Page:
I read a lot of unhappy ruckus on message boards and magazines about The Killers being chosen to headline Saturday night. I'd never seen them before but had kinda heard they weren't that great. Granted, I love Hot Fuss, but never really got into Sam's Town or Sawdust, and only started listening to a few tracks from Day & Age in anticipation of Coachella. Liz and I decided to park ourselves on our towels at the back of the crowd for just a little while to see how it'd turned out. And boy were we surprised! They were so much fun! And when you're headlining Coachella, you've gotta bring it - and they did! I was impressed, and that takes a lot for a big arena-type show. And Mormon boys - listen up. Follow the example of Brandon Flowers. If you do, I promise more girls will be dying to go out with you. I fell a little bit in love that night. We stayed for their entire set, fireworks and all, jumping, dancing, singing along and were super happy....all the way til midnight. Day 2 - fantastic!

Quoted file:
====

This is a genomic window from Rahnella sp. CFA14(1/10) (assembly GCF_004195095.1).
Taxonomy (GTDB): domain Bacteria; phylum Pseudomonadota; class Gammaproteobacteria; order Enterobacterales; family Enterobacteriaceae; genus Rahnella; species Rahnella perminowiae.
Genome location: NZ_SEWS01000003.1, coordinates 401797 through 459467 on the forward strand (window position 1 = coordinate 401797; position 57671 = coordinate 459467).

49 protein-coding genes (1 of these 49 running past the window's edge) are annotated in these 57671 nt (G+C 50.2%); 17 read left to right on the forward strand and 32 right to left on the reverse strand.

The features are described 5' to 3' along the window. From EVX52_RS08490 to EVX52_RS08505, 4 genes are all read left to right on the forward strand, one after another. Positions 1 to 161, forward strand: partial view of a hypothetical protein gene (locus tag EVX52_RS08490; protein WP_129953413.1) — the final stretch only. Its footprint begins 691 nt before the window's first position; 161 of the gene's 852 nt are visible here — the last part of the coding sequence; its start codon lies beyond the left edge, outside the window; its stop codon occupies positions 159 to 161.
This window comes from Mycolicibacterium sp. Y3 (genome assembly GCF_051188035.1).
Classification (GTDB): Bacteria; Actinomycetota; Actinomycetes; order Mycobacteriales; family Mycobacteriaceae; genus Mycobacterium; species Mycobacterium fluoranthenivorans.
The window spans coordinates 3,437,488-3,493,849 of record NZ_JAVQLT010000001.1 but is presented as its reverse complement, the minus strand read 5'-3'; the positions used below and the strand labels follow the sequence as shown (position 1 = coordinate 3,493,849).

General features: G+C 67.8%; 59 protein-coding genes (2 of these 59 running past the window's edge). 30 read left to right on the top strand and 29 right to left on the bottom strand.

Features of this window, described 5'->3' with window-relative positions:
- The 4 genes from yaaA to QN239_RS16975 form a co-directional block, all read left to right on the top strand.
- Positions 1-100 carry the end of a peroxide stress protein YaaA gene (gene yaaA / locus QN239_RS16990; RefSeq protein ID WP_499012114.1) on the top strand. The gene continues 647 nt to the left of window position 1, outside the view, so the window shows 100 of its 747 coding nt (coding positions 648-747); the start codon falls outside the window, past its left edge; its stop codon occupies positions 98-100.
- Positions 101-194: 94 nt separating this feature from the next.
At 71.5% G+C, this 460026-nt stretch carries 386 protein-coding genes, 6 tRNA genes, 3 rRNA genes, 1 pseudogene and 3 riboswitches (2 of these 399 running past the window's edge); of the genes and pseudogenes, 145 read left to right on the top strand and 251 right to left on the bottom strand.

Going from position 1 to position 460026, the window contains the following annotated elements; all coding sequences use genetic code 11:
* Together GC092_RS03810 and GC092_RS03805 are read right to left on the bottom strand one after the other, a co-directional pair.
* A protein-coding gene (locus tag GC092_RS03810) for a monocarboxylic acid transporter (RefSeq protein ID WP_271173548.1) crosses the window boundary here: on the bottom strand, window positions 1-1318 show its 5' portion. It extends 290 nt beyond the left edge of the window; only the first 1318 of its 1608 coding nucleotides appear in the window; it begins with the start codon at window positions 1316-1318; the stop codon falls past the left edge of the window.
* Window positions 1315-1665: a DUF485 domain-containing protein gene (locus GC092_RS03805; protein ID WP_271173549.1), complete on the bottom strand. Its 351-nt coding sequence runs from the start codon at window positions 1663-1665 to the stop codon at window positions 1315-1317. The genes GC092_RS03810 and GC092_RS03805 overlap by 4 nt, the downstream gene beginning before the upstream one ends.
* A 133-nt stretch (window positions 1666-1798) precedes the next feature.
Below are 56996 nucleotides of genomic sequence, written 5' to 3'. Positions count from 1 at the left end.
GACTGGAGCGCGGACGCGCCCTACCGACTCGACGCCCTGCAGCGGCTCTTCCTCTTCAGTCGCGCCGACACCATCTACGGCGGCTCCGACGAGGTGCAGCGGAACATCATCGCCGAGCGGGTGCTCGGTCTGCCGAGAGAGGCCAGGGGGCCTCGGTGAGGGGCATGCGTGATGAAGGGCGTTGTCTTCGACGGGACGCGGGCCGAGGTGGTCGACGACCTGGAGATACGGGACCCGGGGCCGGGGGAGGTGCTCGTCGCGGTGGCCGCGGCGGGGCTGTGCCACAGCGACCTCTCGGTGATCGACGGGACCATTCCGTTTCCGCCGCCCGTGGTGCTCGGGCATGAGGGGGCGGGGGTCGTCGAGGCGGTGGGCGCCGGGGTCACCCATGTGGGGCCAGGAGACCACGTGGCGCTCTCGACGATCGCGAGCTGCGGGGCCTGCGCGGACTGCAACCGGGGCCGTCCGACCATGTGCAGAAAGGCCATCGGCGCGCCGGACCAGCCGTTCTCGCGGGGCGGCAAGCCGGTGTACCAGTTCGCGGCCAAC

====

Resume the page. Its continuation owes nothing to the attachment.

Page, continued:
The Killers - Human from L Dubbs on Vimeo.

Coachella Day 1

I've intended to cover Coachella for months, especially since it happened in April. It was easily one of the best weekends of my life. Three solid days of music in a beautiful setting - the 3rd time was truly the charm.

I had planned for months. I always research every single band on the lineup, making plenty of Excel spreadsheets. It takes me weeks to do this. First, a list of all bands, notes about the music if I don't already know it, and a numerical rating from 1-4 of who I need to see, with 1 being the top priority. There are some half numbers in there. Then I translate that into a color-coded schedule of priority as set times are announced and conflicts start to happen. I read reviews in music magazines and blogs to see who's up and coming and who can't be missed.